The Wolverines may also have suddenly found themselves in the mix for the nation's top linebacker recruit, Alabama prospect Reuben Foster, after he connected with commit Henry Poggi at the Under Armour game. Poggi reportedly alerted Foster to Michigan's potential interest and convinced him to get in touch with the coaches, and Foster looks to be following through, per Sam Webb ($):
Once Foster and Michigan begin having more conversations, the 6'1, 240 pounder says it’s likely he'll get up to Ann Arbor for a visit at some point before signing day.
"I don't know but the odds are pretty darn good cause I'm cool with [Poggi's] dad that I just met this week --- very cool with him," said Foster.
With a month to go until signing day, it's very late in the game to enter into the recruitment of such a high-profile player, but the former Auburn commit seems to have genuine interest. It's early yet to harbor serious hopes of a commitment, but if a visit materializes it would obviously be fantastic news for Michigan.
A more likely candidate for one of the final few spots is CA OL Cameron Hunt, who spent time with Michigan's contingent of commitments at the UA game. Hunt will take his official to Michigan next weekend, followed by visits to Oregon and Cal, and he told Sam Webb that those three schools comprise his leading trio ($).
[After THE JUMP, video and evaluations of Michigan's All-Americans, the latest on Denzel Ward, and more.]
Today's recruiting roundup covers the various All-American bowl practices, the latest on Derrick Green, and (debunked) rumors about a commit taking visits.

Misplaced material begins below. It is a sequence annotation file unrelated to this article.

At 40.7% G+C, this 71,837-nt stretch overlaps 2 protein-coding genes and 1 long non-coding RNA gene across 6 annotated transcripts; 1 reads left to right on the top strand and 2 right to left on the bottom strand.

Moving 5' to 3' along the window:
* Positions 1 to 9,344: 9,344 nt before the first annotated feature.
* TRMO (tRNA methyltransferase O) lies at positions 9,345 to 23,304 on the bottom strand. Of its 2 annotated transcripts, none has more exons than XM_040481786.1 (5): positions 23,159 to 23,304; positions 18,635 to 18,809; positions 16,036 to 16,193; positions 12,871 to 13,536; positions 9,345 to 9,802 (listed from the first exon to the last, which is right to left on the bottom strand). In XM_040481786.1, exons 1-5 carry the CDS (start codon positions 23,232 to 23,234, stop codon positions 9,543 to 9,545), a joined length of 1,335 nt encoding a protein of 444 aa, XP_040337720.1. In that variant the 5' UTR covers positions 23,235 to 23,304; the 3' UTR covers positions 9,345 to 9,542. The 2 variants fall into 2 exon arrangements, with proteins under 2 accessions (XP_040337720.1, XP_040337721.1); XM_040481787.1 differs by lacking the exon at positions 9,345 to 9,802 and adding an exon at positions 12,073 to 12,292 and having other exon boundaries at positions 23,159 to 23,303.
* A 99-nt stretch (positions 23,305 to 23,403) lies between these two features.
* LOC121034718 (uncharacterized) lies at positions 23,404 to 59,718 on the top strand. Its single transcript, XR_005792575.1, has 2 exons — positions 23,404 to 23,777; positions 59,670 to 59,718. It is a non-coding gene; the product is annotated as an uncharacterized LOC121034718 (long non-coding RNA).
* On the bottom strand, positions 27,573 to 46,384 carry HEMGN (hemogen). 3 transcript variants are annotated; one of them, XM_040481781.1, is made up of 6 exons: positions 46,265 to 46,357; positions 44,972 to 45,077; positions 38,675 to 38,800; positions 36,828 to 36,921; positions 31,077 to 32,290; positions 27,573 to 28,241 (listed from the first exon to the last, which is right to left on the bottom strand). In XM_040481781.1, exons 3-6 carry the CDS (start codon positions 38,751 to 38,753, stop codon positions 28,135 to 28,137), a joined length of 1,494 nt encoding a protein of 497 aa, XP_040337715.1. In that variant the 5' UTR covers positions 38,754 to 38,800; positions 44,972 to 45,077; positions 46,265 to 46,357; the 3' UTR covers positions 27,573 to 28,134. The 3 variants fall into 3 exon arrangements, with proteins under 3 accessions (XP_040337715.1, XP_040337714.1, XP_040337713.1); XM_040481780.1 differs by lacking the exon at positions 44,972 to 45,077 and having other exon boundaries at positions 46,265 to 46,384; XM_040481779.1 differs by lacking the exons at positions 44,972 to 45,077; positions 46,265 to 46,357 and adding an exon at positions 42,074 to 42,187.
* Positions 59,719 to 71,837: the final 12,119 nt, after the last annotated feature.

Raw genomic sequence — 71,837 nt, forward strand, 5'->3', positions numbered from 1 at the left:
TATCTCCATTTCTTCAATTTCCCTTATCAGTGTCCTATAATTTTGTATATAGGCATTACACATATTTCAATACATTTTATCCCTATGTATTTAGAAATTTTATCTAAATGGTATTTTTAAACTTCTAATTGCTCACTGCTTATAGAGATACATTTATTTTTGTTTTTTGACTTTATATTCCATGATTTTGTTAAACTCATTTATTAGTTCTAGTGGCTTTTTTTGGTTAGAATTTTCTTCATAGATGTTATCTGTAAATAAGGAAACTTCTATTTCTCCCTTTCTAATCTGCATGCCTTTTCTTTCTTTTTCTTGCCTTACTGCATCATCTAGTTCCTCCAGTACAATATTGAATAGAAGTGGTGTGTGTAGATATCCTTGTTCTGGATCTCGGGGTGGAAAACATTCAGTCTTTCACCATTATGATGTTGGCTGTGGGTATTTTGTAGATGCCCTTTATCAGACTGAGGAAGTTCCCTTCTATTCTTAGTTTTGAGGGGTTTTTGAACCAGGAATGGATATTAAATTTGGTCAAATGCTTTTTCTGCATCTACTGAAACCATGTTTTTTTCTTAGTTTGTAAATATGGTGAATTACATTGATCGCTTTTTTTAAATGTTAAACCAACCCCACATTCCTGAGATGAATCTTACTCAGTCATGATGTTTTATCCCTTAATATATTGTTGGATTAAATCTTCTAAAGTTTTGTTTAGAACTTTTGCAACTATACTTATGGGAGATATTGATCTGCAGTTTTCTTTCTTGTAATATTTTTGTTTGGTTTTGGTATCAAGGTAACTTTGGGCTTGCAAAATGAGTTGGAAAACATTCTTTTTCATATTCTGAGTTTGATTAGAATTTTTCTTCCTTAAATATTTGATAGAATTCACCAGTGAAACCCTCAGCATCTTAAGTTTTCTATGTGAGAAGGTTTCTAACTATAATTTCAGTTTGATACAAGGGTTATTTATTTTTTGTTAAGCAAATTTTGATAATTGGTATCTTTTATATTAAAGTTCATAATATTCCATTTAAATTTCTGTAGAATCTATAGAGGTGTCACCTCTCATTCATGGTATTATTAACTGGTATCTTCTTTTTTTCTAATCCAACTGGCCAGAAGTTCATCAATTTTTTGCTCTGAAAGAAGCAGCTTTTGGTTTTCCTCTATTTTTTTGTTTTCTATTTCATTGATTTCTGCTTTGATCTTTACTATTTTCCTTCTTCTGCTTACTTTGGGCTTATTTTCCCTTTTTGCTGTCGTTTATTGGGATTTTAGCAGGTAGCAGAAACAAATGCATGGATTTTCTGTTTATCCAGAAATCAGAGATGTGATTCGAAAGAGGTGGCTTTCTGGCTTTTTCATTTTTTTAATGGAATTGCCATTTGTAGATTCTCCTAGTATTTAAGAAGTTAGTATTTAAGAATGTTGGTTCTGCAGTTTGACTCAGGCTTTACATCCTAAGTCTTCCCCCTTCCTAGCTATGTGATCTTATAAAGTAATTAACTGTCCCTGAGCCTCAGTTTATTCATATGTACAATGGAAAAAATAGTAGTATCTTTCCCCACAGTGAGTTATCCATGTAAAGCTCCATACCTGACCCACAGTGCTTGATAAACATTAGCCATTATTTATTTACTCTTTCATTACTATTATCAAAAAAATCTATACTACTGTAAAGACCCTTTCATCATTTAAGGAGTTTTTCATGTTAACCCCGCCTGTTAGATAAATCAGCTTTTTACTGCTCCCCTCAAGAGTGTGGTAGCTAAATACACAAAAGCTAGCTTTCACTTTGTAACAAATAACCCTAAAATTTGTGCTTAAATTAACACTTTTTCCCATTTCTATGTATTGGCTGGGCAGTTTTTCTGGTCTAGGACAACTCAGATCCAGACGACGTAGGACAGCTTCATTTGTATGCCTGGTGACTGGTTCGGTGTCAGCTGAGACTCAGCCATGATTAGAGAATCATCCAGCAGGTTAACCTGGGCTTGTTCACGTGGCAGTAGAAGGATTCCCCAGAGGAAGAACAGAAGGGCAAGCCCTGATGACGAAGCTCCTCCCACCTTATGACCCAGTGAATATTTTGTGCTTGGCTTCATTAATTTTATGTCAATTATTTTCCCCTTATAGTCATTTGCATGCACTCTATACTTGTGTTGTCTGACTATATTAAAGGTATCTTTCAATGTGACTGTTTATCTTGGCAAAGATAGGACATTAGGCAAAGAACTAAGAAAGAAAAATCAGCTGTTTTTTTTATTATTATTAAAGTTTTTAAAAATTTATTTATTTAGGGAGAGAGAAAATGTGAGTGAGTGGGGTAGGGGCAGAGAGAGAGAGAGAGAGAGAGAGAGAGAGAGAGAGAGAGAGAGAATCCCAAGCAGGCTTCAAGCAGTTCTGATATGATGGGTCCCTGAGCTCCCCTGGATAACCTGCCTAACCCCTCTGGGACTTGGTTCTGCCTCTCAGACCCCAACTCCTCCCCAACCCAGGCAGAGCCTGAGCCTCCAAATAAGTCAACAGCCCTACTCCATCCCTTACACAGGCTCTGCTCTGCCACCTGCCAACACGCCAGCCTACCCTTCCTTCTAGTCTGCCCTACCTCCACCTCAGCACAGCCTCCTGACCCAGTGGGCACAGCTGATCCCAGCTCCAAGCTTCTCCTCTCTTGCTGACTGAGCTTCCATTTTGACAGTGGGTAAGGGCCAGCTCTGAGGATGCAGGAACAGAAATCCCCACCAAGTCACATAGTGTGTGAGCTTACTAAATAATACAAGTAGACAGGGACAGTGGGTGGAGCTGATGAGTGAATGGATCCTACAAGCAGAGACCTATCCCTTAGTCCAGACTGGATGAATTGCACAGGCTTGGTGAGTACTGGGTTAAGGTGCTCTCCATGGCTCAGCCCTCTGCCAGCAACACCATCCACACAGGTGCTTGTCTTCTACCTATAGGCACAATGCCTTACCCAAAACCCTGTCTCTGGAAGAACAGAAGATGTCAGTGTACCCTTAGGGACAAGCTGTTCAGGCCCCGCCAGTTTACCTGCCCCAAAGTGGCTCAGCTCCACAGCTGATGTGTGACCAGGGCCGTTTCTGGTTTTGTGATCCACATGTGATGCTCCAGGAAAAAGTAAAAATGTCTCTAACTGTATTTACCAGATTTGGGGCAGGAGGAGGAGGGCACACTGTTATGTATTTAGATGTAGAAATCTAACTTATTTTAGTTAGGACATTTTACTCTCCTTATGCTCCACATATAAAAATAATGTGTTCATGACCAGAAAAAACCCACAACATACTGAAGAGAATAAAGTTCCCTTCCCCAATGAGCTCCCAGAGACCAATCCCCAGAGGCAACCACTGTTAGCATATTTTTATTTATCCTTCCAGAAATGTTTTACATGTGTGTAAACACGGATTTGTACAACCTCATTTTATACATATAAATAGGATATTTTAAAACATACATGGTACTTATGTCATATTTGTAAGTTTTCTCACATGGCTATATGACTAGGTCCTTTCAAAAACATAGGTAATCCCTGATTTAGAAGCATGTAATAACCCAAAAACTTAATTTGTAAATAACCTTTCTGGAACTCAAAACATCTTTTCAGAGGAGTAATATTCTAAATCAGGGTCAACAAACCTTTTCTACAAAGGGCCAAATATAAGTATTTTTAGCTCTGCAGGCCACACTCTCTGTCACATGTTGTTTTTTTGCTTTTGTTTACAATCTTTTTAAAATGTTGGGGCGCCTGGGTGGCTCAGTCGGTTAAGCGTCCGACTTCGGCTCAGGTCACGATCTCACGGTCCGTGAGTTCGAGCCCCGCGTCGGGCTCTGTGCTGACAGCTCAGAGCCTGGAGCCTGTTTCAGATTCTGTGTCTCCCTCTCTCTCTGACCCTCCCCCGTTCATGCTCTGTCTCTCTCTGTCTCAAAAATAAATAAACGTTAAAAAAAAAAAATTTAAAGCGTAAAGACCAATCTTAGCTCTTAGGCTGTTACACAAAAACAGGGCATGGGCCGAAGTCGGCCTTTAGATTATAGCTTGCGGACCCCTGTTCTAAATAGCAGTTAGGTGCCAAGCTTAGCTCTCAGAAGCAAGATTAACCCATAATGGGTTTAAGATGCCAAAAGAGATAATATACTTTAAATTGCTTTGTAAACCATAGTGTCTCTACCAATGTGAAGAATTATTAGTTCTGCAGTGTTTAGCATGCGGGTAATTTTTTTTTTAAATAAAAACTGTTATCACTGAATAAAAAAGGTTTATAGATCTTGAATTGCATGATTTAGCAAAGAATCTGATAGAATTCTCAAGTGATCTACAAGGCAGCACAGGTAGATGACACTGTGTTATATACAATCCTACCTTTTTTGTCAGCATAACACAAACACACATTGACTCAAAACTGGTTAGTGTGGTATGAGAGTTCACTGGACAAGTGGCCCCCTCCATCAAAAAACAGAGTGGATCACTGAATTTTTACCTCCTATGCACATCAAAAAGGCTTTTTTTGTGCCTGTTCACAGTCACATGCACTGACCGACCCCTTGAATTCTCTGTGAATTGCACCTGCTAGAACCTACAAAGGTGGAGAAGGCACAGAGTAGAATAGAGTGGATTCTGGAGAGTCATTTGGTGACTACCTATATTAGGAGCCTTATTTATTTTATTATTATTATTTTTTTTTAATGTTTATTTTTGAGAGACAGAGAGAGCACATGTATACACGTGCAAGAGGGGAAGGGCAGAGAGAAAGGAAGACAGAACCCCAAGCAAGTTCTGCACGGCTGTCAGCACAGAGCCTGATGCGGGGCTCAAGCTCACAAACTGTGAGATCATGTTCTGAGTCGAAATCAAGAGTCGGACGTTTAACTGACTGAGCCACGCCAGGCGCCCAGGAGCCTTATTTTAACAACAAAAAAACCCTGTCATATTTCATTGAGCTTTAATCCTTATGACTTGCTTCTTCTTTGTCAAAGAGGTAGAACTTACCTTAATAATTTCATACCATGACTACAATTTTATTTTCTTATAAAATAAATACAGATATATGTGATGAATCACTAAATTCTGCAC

L to R: Jourdan Lewis, Dymonte Thomas, Derrick Green, Jake Butt, Chris Fox
Michigan has four commits at the Army All-American Game and many are wondering if they'll soon have a fifth after VA RB Derrick Green jumped into a picture with them (above, via). Green conducted a live chat on Rivals yesterday, reiterating that Michigan is his top school, holding a "small" lead over the field—Auburn, Tennessee, Miami, Florida State, and USC. He also got the Fred Jackson Seal of Approval for this quote:
Comment From Guest
Who would you compare your running style to?
Derrick Green: I compare my running style to a combination of Bo Jackson, Herschel Walker and Trent Richardson
Green mentioned the possibility of committing within the next week or so—though not at the Army game itself—but also stated a desire to take his two remaining official visits even after he commits; if his choice is Michigan, he'd obviously have to talk that out with the coaches.
FL S Leon McQuay III is set to announce on Friday and the sense from insiders is that Florida State—the presumed pick—and USC both hold an edge on Michigan, and quite possibly Vanderbilt does as well. If he holds off on making a decision, which Sam Webb has mentioned as a slight possibility, then the Wolverines could have hope; as it stands, not so much.
Matters are looking better for CA OL Cameron Hunt, at least if Patrick Kugler is to be believed:
— Patrick Kugler (@Kugleybear57) January 3, 2013
Hunt will take his official visit to Ann Arbor on January 11th.
Michigan is out of the running for for Wisconsin commit Marcus Ball, according to 247's Evan Flood. The Wolverines were pursuing Ball as a linebacker.
[For practice reports on the commits and more, hit THE JUMP.]
Today's recruiting roundup covers last weekend's visitors, Laquon Treadwell's top three, and more.
More To Come?
Michigan's big recruiting weekend delivered as expected, with Cass Tech teammates David Dawson and Delano Hill becoming the 23rd and 24th members of the class of 2013. Dawson is very much a known commodity, Hill less so—Josh Helmholdt caught up to the latter to get some clarity on his future position ($):
"Their plans for me are I am going to start off playing corner," Hill said. "If I don't like playing corner, I can always go back to playing safety. I think I can play all positions in the secondary, so it doesn't matter to me."
Hill played safety in high school but has also displayed impressive cover skills on the camp circuit; at 6'1", he'd give Michigan a bigger corner to line up on the outside.